Necrobreed3 weeks ago By:
Ladies and gentlemen, it is with great pleasure that I am able to say this: Benighted has returned to the ass-kicking game in earnest with Necrobreed. After a slight mis-step with 2014's Carnivore Sublime (which I also reviewed for this very web destination), Necrobreed sees France's favorite BruTech(tm) purveyors putting forth an inspired, well-plotted, and supremely performed effort on par with their best work.
What Necrobreed does so well is precisely what its predecessor failed to do-- it uses the common tropes of the genre to its advantage without relying on any one tool as a fallback. They're all here: pig squeals, pinch harmonics, bass drops, inhuman blasting, and Benighted deploys them in the right spots and at the right frequency to keep things constantly interesting. "Reptilian" (the true opening track-- "Hush Little Baby" is a corny little spoken thing, but more on corniness later) possesses both ingorant-level speed and groove-laden d-beat sections melded seamlessly in a marriage of pointed chaos. "Psychosilencer" then follows with a ripping solo and a shouted gang vocal outro that should be the cheesiest thing in the world, but it OWNS. HARD.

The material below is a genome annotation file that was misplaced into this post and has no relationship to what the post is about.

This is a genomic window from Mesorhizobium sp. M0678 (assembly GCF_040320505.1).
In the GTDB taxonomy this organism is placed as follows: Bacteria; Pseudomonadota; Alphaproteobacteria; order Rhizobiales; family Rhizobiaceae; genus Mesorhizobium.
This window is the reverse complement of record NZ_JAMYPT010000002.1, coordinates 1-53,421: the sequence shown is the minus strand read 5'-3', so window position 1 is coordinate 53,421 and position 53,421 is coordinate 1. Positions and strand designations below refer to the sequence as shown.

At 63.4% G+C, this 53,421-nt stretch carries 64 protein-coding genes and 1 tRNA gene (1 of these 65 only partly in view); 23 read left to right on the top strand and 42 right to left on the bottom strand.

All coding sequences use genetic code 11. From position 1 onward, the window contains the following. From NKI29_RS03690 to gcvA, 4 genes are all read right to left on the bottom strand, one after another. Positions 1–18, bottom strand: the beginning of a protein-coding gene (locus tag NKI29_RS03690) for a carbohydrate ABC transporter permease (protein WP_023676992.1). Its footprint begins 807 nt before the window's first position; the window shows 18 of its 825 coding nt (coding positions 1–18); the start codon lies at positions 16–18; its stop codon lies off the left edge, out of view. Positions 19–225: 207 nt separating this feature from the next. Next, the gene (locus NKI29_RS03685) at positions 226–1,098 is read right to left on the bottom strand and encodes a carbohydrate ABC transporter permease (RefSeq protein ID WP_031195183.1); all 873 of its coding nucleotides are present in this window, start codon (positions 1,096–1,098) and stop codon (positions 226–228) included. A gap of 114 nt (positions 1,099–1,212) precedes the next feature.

This is another thing Benighted nails here: they've never really been afraid of being earnestly goofy in service of an interesting album, going back to the rap breaks and tympani sections of Icon. From incredibly power metalesque lyrical themes that border on Dungeons & Dragons-style scripted quests (albeit a little bloodier) to samples that don't necessarily translate across the pond (a Commando sample on a song called "Leatherface"), Necrobreed is clearly in on its own fun while still bringing the thunder.
And the RIFFS... my lord. These are just as infectious as anything on Asylum Cave, considered by at least one person (me) to be the band's crown jewel. And when I say "riffs," I don't mean some lame-ass bullshit High on Fire or Electric Wizard skeevy stoner nonsense. I'm talking fretboard-on-fire, finger-cutting RIFFAGE, which Necrobreed brings in droves.
Those of you that follow this site know that I haven't been actively involved in scribbles for some time now, so please take what I'm about to say very seriously: Necrobreed has single-handedly renewed my interest in extreme music. It's easy to take this genre for granted, and the glut of so-so material can inflict metal burnout on even the best of us. But when material this strong rears its nasty head and kicks you in the ass, it's the best sore ass there is.